Three Leadership Lessons from Timothy & Paul

As leaders we cannot successfully walk through ministry alone. We must be connected to people who are ahead of us in the journey, people who are right behind us, and people who are walking alongside us.

Paul described this kind of multigenerational mentoring relationship in 2 Timothy 2:2: “You have heard me teach things that have been confirmed by many reliable witnesses. Now teach these truths to other trustworthy people who will be able to pass them on to others” (NLT).

Paul and Timothy modeled three kinds of relationships all Christian leaders need in order to grow and serve effectively. Their relationship showed us that:

1. We need a spiritual father.

Paul calls Timothy “my true son in the faith” in 1 Timothy 1:2 (NLT). We first meet Timothy in Acts 16 when Paul is heading out on his second missionary journey. He stops in Lystra to pick up the young disciple who accompanies him, assists him, and serves as a sort of apprentice under him. Paul becomes a spiritual father to Timothy.

My heart hurts as I see the number of young pastors and leaders who are enthusiastically serving with big dreams but lack spiritual fathers. I’ve been fortunate: I’ve had many spiritual fathers in my life—from my biological father to other Christian leaders who have taken me under their wings. I wouldn’t be where I am without them.

I believe we can learn and be mentored from people who died long ago. For example, I recommend that at least 25% of a church leader’s reading be spent in pre-Reformation era writings and another 25% from the Reformation to the modern missionary age. Another 25% of our reading should be drawn from the generation just previous to ours, and only the remaining 25% should come from contemporary authors. We need to hear from voices that have gone on before us. Those voices connect us to centuries of church history. We must always be learning from our past.

2. We need to be a model for others.

We need to be an example of what mature ministry looks like. In Paul’s second letter to Timothy, he points out that, “You, Timothy, certainly know what I teach, and how I live, and what my purpose in life is. You know my faith, my patience, my love, and my endurance” (2 Timothy 3:10-11 NLT). Paul provides Timothy with a powerful example for the younger leader to emulate. Timothy knows Paul. He’s watched him. He’s seen how Paul handles the challenges of ministry. We don’t just need a “Paul” in our lives, we need to be a “Paul” to others.

3. We need a partner.

In Romans 16:21, you’ll find that Paul’s relationship with Timothy has changed. Paul writes, “Timothy, my fellow worker, sends you his greetings” (NLT). Timothy has gone from being a son to a student and now to being a colleague and a co-laborer.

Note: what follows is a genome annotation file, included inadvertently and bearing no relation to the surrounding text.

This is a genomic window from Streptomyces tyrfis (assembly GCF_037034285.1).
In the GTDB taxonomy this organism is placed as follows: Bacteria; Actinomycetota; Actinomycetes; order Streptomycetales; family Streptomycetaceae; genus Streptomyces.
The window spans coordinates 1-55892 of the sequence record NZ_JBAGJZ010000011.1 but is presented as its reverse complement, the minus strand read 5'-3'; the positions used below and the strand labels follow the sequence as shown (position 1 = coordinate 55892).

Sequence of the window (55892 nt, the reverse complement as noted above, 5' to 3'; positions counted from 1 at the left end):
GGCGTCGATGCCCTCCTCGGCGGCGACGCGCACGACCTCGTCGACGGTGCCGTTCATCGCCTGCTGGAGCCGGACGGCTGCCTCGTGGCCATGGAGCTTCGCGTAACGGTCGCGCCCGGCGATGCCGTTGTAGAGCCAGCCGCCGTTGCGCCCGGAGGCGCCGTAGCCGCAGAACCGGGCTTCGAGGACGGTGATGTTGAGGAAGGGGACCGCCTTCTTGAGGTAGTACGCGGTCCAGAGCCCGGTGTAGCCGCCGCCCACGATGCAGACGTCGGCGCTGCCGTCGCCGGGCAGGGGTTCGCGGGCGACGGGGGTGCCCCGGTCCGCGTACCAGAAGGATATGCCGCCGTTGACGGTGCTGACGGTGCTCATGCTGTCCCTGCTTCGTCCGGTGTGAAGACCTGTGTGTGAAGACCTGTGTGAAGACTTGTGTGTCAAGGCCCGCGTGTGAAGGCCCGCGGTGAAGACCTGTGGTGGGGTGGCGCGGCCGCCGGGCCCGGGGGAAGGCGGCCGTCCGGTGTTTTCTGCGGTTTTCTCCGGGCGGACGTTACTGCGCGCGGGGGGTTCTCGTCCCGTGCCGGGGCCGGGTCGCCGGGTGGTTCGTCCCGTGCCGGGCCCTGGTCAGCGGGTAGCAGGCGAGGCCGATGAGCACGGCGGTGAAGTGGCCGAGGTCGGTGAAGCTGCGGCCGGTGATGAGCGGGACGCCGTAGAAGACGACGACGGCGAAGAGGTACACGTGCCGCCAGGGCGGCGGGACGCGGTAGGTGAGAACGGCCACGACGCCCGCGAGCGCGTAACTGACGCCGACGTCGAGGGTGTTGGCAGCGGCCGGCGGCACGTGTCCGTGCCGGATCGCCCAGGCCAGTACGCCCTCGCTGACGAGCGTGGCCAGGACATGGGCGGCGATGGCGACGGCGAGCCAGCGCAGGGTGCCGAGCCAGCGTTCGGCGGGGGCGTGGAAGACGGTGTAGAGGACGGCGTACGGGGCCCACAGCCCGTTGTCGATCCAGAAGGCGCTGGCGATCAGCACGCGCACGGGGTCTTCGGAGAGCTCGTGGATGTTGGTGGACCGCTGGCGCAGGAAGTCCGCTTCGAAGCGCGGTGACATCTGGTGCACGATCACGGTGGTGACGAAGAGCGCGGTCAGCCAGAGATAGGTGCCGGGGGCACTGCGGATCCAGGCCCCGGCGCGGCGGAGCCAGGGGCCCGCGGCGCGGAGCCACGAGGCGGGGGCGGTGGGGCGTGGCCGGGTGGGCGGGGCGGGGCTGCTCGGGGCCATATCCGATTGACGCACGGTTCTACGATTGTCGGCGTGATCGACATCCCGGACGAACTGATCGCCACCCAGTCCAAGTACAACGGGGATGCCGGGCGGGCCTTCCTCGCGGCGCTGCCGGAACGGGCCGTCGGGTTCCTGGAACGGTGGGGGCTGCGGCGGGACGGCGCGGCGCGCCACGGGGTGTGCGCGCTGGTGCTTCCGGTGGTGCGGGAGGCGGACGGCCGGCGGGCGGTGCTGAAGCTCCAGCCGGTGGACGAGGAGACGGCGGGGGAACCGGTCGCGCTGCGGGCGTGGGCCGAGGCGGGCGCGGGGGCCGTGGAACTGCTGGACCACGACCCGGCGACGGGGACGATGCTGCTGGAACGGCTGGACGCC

We spend plenty of time desiring and praying for more laborers, but perhaps not enough time investing in those with the potential to become our partners in the mission.

Do you have partners in the mission who cheer you on? Do you have other Christian leaders that you can lean on during tough times? Timothy became that for Paul because, for years, Paul had served as a spiritual father and a model for Timothy. Maybe one of the reasons so many pastors feel so alone in ministry today is that they haven’t spent enough time investing in younger leaders.

We need to follow the examples of Timothy and Paul. We need a spiritual father, and we need to be one for the next generation. We also need to partner with others so that we can serve more effectively and finish the race.

> Read more from Rick.


 

Download PDF

Tags: , , , ,

| What is MyVisionRoom? > | Back to Leadership >

ABOUT THE AUTHOR

Rick Warren

Rick Warren

Rick Warren is the founding pastor of Saddleback Church in Lake Forest, Calif., one of America's largest and most influential churches. Rick is author of the New York Times bestseller The Purpose Driven Life. His book, The Purpose Driven Church, was named one of the 100 Christian books that changed the 20th century. He is also founder of Pastors.com, a global Internet community for pastors.

See more articles by >

COMMENTS

What say you? Leave a comment!

Recent Comments
comment_post_ID); ?> I agree 100%, you can tell if a church is doing this it grows, if there's no growth there's poor leadership..
 
— Dennis Whiterock
 
comment_post_ID); ?> Great work Bubba! Its exciting to see how God has blessed your faithfulness over your lifetime into remarkable, fruitful, Kingdom expansion! Jesus DID say, "without Me you can do nothing!" (John 15:5). No surprise that He rewards "thick and thin" prayer with great fruitfulness! :)
 
— Mike Taylor
 
comment_post_ID); ?> I loved this presentation. It helped greatly as I organized an Outreach Ministry of The Shepherds Care. Thank you. Esther Callaham Mahgoube Emmanuel Pentecostal Church New Jersey
 
— Esther Mahgoube
 

Clarity Process

Three effective ways to start moving toward clarity right now.